Ladies won’t agree on whether it should be long or short; flowing or fitted; sparkly or matte. This is no fault of theirs. Tastes just differ and each person has reasons for her preference. So what’s to be done? The author says this should not be open for debate. The bride should think about the concept and a dress for the girls.
The author has also had her own dose of disappointments at weddings when things won’t just go right sometimes for reasons she says were her own faults. But there was one that she cannot but recall. That was when she was dropped by Chinwe, her sister’s friend, from her train! The reason is simple; the bride had a friend that she could not disappoint and the groom would not want an increase in the number on the train so a choice had to be made and she was dropped. Painful as this was, she saw the bright side of it by ensuring that she came out as beautiful as she could! Another lesson for would-be bridesmaids- things will not always go your way. Always see the brighter side of every situation. From a denial in 2004, the author has become a ‘professional bridesmaid!!!!
As much as the author tries, she can’t answer all questions in this slim but important book. One must, however, commend her boldness, creativity and ability to see a story where many will see none. She has in the process provided a book that many will find invaluable as they confront the arduous task of either planning their own weddings or those of their friends and relations. But for the general reader, this is a hilarious work only comparable to A Wedding Party, a recent flick that illustrates some of the issues raised in this book. For Nneka, nothing too trivial to discuss and the most serious issues are discussed in a light-hearted manner without glossing over the lessons to be learnt.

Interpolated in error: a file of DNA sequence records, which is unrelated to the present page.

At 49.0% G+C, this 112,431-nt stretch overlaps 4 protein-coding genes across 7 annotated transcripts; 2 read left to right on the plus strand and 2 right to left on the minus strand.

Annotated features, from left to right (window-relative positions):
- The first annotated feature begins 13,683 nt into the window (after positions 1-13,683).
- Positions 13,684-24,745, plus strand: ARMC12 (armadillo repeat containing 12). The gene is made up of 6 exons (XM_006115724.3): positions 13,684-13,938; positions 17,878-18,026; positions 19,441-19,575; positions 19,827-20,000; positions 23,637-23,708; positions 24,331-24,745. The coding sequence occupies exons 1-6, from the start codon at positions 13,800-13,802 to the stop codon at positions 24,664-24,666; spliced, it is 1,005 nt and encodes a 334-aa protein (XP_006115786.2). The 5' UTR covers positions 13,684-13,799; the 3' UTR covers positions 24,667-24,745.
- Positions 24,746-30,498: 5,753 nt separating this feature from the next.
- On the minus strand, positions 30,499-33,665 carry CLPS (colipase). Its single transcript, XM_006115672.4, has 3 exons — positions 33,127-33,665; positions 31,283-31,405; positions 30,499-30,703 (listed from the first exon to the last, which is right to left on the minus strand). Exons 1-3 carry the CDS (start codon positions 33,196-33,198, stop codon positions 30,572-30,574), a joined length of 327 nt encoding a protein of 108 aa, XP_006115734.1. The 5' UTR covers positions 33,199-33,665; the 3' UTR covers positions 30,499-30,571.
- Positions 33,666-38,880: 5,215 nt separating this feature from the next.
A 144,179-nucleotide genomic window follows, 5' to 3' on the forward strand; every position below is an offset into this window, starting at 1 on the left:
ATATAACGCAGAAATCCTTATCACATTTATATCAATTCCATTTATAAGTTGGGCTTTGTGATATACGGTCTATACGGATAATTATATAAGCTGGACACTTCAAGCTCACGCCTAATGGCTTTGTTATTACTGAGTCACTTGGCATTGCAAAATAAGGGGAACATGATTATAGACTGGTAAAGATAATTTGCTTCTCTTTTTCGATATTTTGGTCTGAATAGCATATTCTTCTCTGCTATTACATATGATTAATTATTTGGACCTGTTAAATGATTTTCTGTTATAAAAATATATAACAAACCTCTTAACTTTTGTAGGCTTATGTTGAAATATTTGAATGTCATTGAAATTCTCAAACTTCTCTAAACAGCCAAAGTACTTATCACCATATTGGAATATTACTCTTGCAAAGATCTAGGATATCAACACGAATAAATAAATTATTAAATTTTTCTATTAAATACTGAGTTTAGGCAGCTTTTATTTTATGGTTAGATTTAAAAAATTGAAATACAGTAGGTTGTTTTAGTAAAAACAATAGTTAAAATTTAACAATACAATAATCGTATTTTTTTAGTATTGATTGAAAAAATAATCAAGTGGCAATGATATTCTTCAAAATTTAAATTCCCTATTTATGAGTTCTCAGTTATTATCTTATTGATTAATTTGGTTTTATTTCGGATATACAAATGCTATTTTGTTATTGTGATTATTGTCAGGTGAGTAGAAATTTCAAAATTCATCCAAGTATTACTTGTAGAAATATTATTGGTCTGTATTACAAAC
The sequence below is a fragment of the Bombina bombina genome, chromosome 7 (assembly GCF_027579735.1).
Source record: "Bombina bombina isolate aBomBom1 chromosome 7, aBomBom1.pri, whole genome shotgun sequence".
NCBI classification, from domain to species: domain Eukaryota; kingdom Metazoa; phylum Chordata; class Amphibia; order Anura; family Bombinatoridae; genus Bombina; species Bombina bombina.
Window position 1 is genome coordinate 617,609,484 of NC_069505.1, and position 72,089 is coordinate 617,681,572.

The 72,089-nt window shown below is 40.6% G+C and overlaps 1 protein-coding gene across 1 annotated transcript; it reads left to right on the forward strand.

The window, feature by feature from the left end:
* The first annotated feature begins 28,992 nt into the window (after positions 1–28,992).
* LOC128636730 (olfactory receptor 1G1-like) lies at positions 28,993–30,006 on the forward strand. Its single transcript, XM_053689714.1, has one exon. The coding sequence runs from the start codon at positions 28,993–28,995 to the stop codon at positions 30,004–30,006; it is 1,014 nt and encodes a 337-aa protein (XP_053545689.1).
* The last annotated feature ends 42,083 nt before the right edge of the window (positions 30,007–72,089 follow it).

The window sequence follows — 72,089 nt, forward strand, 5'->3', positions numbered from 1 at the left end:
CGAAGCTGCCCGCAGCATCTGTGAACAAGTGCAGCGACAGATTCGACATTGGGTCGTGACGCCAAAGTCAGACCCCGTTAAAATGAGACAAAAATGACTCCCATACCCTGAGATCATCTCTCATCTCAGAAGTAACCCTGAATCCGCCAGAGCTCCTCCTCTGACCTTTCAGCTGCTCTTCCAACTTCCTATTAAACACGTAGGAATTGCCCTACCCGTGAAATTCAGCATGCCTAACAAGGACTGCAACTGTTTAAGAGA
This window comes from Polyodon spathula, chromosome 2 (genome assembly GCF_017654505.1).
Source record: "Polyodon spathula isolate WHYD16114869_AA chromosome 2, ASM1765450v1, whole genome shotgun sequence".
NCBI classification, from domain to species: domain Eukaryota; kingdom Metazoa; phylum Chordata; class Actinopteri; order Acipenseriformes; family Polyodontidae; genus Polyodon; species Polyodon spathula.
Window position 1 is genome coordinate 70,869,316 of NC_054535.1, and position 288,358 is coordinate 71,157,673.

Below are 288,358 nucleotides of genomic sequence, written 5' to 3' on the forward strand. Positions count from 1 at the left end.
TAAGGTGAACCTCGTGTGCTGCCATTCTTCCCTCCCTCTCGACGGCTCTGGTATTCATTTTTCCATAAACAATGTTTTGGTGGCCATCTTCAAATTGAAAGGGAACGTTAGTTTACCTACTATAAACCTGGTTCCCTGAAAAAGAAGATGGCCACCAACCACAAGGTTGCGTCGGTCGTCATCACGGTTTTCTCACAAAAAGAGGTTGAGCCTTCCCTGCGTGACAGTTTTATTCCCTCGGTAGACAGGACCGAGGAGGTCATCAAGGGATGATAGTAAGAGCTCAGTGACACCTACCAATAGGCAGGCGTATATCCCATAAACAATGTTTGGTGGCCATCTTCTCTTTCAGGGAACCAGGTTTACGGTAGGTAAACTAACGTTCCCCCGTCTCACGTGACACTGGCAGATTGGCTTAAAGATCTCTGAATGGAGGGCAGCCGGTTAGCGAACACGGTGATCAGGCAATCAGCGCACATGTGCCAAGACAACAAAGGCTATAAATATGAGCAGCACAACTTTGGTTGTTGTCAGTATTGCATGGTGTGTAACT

Another strength of the book is its wide appeal to both men and women, young and old and those who want to have an insight into what goes into the behind-the- scenes- character of a modern Nigerian wedding.
The language is crisp and racy and the introduction of dialogue brings the various experiences to life. Subsequent editions will, however, benefit from a check on the few typos in the book. Nothing wrong with the narrative being laced with some dosage of ‘Nigerian English’ but for a book that seeks a wider audience, expressions that are ‘Nigerianese’ would require explanations in endnotes. Like every work of art, Nneka leaves a lot unsaid about certain experiences but that should be expected because it is also in her own interest to protect her herself and her friends. After all, whatever happens in Vegas stays in Vegas!!! These, however, do not in any way detract from the import of this work and like most good books; it is one you would be caught reading again and again because it is such a good book.